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Brian Stimson of The Skanner June 18, 2009
Published: 17 June 2009

For the last five months of his life, Sam Sachs has spent more time advocating for the rights of minorities than ever before. He's cut out on work, showed up in Salem on a moment's notice and spent hours upon hours advocating for legislation that won't ever personally affect him.
Sachs was responsible for House Bill 3118, which requires institutes of higher education in Oregon to interview at least one minority candidate for a head coaching or athletic director position. The bill mirrors the NFL's "Rooney Rule" which has helped increase the number of minority coaches.
"It was a lot of work," he told The Skanner. "If I do it again, I'll try to make a career out of it."
The bill passed the Oregon Senate on Friday, June 19 unanimously and was carried by state Sen. Margaret Carter (at right in photo).
"While we may not have an NFL team yet, HB 3118 directs us to operate at the highest level of sports," Carter said.
The senate's version of the bill is now in concurrence with the House's, a technical step that matches up the different versions of the bill. The changes made in the senate include a tighter definition of "minority"; and an affirmative defense for schools that are unable to find qualified minority candidates to interview for open positions. The governor intends on signing the bill, according to Jillian Schoene, a spokesperson from his office.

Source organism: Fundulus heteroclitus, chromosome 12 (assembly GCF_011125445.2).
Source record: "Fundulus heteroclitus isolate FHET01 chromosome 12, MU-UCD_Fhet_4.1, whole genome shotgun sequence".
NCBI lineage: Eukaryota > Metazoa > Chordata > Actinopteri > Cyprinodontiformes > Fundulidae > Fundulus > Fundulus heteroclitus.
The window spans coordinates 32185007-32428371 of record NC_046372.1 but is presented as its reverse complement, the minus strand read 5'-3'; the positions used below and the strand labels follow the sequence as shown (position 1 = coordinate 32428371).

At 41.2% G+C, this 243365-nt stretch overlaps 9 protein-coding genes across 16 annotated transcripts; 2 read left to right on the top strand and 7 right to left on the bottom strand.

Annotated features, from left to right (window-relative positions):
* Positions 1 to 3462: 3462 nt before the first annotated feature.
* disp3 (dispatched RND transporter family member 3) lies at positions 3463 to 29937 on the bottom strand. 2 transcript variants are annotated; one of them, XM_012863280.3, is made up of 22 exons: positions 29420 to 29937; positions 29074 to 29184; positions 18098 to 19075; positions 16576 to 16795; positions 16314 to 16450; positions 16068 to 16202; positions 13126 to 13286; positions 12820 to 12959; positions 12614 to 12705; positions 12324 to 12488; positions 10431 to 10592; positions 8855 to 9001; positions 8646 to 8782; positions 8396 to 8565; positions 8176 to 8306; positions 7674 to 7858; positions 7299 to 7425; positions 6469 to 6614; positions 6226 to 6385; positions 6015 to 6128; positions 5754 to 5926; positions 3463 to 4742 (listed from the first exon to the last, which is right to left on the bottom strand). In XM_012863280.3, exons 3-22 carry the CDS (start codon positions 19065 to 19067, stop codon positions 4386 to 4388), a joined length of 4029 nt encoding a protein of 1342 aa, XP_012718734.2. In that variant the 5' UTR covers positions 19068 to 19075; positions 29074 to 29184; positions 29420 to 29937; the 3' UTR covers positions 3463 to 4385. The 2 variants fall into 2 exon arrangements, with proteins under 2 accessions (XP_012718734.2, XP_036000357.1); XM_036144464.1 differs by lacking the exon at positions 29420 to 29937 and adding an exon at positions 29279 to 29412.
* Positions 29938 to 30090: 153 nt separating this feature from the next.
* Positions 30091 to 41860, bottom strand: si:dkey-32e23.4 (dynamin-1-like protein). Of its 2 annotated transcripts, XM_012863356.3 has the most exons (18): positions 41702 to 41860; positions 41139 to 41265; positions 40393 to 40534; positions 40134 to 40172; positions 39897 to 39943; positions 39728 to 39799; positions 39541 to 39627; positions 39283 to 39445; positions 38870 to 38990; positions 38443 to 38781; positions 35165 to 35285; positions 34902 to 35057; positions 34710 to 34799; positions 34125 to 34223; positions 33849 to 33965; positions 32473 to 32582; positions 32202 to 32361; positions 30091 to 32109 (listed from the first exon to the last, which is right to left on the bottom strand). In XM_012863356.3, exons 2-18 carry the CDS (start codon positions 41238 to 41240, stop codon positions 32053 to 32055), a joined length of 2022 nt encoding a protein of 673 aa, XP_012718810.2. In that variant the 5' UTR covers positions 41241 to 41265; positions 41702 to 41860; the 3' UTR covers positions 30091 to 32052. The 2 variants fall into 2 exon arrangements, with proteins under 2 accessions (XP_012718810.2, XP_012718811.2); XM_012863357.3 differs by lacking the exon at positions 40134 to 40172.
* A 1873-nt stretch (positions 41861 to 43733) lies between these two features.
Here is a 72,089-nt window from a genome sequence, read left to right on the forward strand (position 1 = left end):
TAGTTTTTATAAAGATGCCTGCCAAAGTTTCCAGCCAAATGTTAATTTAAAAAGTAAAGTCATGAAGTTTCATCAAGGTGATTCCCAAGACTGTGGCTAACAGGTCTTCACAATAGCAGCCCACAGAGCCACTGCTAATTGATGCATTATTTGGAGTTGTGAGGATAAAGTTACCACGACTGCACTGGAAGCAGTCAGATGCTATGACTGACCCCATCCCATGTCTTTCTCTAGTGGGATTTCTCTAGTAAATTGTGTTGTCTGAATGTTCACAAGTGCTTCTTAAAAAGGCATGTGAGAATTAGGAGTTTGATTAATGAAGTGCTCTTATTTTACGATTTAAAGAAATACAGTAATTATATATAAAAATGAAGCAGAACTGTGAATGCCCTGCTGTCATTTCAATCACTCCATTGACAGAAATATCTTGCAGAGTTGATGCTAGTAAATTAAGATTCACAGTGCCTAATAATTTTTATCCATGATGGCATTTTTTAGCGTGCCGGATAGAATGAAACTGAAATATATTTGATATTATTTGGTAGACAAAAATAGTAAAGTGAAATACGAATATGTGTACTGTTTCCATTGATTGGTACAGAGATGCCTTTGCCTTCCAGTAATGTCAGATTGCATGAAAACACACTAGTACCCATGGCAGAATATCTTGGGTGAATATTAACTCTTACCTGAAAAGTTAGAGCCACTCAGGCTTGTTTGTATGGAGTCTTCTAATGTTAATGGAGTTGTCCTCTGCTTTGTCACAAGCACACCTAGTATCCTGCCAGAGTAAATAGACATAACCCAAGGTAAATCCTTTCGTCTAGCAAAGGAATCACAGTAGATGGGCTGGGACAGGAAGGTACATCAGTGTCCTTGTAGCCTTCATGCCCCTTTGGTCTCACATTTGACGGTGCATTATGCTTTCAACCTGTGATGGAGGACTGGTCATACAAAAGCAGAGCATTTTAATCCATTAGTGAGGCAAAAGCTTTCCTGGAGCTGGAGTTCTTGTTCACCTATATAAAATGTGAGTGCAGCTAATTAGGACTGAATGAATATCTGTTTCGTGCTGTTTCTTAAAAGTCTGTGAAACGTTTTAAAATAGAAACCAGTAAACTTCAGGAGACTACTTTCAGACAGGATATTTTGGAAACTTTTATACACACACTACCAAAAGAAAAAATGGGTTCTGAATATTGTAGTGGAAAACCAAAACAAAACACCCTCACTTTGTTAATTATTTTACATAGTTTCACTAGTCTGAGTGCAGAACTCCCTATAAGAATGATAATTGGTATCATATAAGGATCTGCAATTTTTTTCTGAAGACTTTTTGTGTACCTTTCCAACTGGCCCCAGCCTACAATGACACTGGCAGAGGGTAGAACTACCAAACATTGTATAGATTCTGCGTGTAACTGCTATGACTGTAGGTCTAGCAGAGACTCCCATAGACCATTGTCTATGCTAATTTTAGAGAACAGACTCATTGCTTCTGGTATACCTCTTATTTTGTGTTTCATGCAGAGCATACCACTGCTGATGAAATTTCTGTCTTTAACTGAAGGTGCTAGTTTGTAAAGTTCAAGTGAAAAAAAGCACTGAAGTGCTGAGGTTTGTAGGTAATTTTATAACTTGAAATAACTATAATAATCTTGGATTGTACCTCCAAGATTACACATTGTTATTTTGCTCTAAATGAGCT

Although the bill initially gained detractors, the lack of racial quotas and the bill's attempts at basic fairness turned many into supporters. State Sen. Mark Hass, a Democrat representing Beaverton, said he was initially against the bill.
"I talked to college coaches who were well known and minorities who were not so well known," he said. "Eventually, I came to the conclusion of the indisputable fact that guys who look like me should never pass judgment on the barriers minorities face in hiring. My skin color never kept me out of a job interview, but not everyone can say that."
The bill's citizen sponsor, Sachs, who is White, played college football for Western Oregon University. He also majored in Black Studies from Portland State.
When PSU failed to interview a single minority candidate before hiring Head Coach Jerry Glanville – a job listing that opened and closed within three days – Sachs had found his proverbial straw that broke the camel's back.
"Had they interviewed one minority candidate when they hired Glanville, I never would have been so motivated to do this," he said.
With Oregon under his belt, Sachs says he hopes to start a nationwide trend. Through contacts he's made with the NCAA, he hopes to formulate policy changes that could see more minority coaches across the nation.
To watch the video of the unanimous Oregon State Senate vote, visit http://www.youtube.com/watch?v=dBTuaFlfM6w.

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